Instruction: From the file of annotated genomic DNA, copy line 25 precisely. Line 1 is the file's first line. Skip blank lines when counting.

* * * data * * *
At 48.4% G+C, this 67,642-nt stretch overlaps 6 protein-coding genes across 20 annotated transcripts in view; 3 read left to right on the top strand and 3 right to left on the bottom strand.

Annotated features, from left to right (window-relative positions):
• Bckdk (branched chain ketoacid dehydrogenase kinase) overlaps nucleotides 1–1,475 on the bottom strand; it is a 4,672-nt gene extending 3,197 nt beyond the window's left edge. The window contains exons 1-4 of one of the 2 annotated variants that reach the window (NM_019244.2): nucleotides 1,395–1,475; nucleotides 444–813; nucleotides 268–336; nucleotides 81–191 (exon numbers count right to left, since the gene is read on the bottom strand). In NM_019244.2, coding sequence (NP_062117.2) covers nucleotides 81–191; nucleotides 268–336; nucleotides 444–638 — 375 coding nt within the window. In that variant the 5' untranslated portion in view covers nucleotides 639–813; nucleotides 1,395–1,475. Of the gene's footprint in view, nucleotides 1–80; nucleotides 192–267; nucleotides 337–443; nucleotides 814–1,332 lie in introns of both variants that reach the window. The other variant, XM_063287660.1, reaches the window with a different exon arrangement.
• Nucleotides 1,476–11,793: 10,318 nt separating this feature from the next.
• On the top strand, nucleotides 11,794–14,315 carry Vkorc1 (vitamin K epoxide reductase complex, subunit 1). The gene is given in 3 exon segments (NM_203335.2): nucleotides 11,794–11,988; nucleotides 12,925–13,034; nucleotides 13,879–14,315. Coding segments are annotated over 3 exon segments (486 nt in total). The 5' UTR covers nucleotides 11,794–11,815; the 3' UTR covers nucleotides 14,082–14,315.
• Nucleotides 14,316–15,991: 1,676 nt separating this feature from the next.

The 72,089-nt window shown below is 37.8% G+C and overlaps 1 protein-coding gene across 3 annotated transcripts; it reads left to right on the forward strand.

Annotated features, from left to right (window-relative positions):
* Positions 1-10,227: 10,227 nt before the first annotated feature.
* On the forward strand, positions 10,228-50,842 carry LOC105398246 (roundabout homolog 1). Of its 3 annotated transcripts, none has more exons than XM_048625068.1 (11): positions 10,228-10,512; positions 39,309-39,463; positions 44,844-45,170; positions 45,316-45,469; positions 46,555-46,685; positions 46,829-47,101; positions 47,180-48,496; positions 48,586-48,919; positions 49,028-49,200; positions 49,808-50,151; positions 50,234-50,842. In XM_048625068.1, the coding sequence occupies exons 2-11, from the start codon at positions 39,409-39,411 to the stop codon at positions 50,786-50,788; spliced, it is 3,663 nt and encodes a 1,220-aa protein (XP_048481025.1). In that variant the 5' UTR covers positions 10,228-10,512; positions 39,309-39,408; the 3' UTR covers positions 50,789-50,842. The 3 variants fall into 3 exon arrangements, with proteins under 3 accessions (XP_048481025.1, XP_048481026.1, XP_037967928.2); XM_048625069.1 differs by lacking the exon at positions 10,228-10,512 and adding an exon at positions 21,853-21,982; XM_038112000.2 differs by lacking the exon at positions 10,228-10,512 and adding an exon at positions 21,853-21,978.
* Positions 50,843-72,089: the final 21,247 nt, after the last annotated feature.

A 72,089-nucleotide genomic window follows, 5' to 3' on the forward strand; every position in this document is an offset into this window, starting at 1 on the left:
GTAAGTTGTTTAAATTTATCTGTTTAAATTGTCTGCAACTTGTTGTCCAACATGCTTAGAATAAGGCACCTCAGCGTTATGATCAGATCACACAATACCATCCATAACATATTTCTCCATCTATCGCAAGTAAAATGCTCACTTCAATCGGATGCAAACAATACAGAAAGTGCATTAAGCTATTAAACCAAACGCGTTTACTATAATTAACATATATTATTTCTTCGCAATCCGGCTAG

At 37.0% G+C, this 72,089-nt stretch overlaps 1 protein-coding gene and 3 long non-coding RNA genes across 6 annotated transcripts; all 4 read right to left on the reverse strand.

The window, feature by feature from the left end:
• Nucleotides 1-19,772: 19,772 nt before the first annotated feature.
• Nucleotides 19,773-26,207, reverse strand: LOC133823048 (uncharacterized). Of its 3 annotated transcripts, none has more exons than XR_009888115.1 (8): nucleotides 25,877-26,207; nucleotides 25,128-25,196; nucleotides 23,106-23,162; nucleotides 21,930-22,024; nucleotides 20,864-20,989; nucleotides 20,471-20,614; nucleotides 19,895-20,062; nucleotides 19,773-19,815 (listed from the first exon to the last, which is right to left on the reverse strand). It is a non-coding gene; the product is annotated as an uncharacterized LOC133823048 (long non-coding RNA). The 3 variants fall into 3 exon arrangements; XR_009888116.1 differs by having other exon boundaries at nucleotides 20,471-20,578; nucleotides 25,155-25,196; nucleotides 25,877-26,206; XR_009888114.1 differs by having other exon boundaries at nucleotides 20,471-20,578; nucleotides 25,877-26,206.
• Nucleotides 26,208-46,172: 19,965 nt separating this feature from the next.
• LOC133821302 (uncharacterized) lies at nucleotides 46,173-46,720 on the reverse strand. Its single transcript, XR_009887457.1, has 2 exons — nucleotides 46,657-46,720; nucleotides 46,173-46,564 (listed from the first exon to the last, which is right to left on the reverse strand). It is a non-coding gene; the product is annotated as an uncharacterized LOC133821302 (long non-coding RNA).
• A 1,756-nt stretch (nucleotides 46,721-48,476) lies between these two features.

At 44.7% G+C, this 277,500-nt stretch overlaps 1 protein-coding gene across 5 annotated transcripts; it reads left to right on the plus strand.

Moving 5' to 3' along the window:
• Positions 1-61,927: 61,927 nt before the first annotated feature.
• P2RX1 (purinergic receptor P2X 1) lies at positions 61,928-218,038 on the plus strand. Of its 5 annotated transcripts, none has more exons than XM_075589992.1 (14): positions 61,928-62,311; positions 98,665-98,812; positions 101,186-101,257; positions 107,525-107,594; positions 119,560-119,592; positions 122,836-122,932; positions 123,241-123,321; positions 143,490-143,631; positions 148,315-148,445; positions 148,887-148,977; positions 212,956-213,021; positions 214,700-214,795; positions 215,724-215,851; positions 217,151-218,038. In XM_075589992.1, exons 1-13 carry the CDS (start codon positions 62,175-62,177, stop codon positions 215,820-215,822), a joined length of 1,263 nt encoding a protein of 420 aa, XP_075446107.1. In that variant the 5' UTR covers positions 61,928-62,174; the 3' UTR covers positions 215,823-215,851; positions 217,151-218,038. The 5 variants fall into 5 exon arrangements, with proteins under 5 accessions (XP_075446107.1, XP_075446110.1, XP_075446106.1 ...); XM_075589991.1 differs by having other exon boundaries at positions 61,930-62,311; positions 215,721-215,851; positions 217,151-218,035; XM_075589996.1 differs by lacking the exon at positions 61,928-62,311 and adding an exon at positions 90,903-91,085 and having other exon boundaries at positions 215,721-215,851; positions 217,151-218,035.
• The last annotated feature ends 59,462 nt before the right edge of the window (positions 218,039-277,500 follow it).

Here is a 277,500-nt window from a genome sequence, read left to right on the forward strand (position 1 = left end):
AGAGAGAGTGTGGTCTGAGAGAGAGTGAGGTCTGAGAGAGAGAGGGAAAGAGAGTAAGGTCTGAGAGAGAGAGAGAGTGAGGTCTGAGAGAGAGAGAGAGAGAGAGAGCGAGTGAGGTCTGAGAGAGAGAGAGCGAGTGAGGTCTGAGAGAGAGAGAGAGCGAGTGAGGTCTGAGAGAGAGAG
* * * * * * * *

• The last annotated feature ends 59,462 nt before the right edge of the window (positions 218,039-277,500 follow it).